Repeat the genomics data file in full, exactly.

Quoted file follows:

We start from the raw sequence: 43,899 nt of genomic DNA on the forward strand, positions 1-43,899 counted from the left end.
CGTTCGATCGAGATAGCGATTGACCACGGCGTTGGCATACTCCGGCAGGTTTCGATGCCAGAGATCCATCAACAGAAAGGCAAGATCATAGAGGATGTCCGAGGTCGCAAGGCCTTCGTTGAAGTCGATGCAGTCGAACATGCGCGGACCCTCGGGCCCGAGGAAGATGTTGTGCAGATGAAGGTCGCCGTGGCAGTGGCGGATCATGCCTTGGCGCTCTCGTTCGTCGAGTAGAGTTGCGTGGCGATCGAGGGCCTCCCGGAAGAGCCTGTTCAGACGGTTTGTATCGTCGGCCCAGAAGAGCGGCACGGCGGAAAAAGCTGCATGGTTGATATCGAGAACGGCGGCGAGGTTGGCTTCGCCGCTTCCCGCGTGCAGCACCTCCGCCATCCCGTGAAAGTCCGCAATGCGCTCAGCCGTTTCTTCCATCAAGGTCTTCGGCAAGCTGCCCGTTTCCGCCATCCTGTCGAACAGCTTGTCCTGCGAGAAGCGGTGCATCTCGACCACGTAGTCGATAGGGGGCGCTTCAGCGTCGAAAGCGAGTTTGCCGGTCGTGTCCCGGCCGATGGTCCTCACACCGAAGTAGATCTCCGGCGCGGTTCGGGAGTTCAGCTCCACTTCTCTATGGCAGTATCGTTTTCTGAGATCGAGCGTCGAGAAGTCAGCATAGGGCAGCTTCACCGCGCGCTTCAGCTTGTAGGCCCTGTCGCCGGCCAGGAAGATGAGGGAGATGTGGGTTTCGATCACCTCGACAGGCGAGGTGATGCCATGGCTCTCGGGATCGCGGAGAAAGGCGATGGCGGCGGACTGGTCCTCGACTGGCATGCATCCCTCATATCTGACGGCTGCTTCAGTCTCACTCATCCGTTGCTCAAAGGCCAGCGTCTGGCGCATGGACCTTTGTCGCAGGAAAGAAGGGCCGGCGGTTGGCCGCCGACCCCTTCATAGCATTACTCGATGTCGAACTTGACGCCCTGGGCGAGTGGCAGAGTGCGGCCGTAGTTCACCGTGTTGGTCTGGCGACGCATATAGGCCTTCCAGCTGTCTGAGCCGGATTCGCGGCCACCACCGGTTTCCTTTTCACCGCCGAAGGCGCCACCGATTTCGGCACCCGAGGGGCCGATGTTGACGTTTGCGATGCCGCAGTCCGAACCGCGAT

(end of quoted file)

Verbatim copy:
We start from the raw sequence: 43,899 nt of genomic DNA on the forward strand, positions 1-43,899 counted from the left end.
CGTTCGATCGAGATAGCGATTGACCACGGCGTTGGCATACTCCGGCAGGTTTCGATGCCAGAGATCCATCAACAGAAAGGCAAGATCATAGAGGATGTCCGAGGTCGCAAGGCCTTCGTTGAAGTCGATGCAGTCGAACATGCGCGGACCCTCGGGCCCGAGGAAGATGTTGTGCAGATGAAGGTCGCCGTGGCAGTGGCGGATCATGCCTTGGCGCTCTCGTTCGTCGAGTAGAGTTGCGTGGCGATCGAGGGCCTCCCGGAAGAGCCTGTTCAGACGGTTTGTATCGTCGGCCCAGAAGAGCGGCACGGCGGAAAAAGCTGCATGGTTGATATCGAGAACGGCGGCGAGGTTGGCTTCGCCGCTTCCCGCGTGCAGCACCTCCGCCATCCCGTGAAAGTCCGCAATGCGCTCAGCCGTTTCTTCCATCAAGGTCTTCGGCAAGCTGCCCGTTTCCGCCATCCTGTCGAACAGCTTGTCCTGCGAGAAGCGGTGCATCTCGACCACGTAGTCGATAGGGGGCGCTTCAGCGTCGAAAGCGAGTTTGCCGGTCGTGTCCCGGCCGATGGTCCTCACACCGAAGTAGATCTCCGGCGCGGTTCGGGAGTTCAGCTCCACTTCTCTATGGCAGTATCGTTTTCTGAGATCGAGCGTCGAGAAGTCAGCATAGGGCAGCTTCACCGCGCGCTTCAGCTTGTAGGCCCTGTCGCCGGCCAGGAAGATGAGGGAGATGTGGGTTTCGATCACCTCGACAGGCGAGGTGATGCCATGGCTCTCGGGATCGCGGAGAAAGGCGATGGCGGCGGACTGGTCCTCGACTGGCATGCATCCCTCATATCTGACGGCTGCTTCAGTCTCACTCATCCGTTGCTCAAAGGCCAGCGTCTGGCGCATGGACCTTTGTCGCAGGAAAGAAGGGCCGGCGGTTGGCCGCCGACCCCTTCATAGCATTACTCGATGTCGAACTTGACGCCCTGGGCGAGTGGCAGAGTGCGGCCGTAGTTCACCGTGTTGGTCTGGCGACGCATATAGGCCTTCCAGCTGTCTGAGCCGGATTCGCGGCCACCACCGGTTTCCTTTTCACCGCCGAAGGCGCCACCGATTTCGGCACCCGAGGGGCCGATGTTGACGTTTGCGATGCCGCAGTCCGAACCGCGAT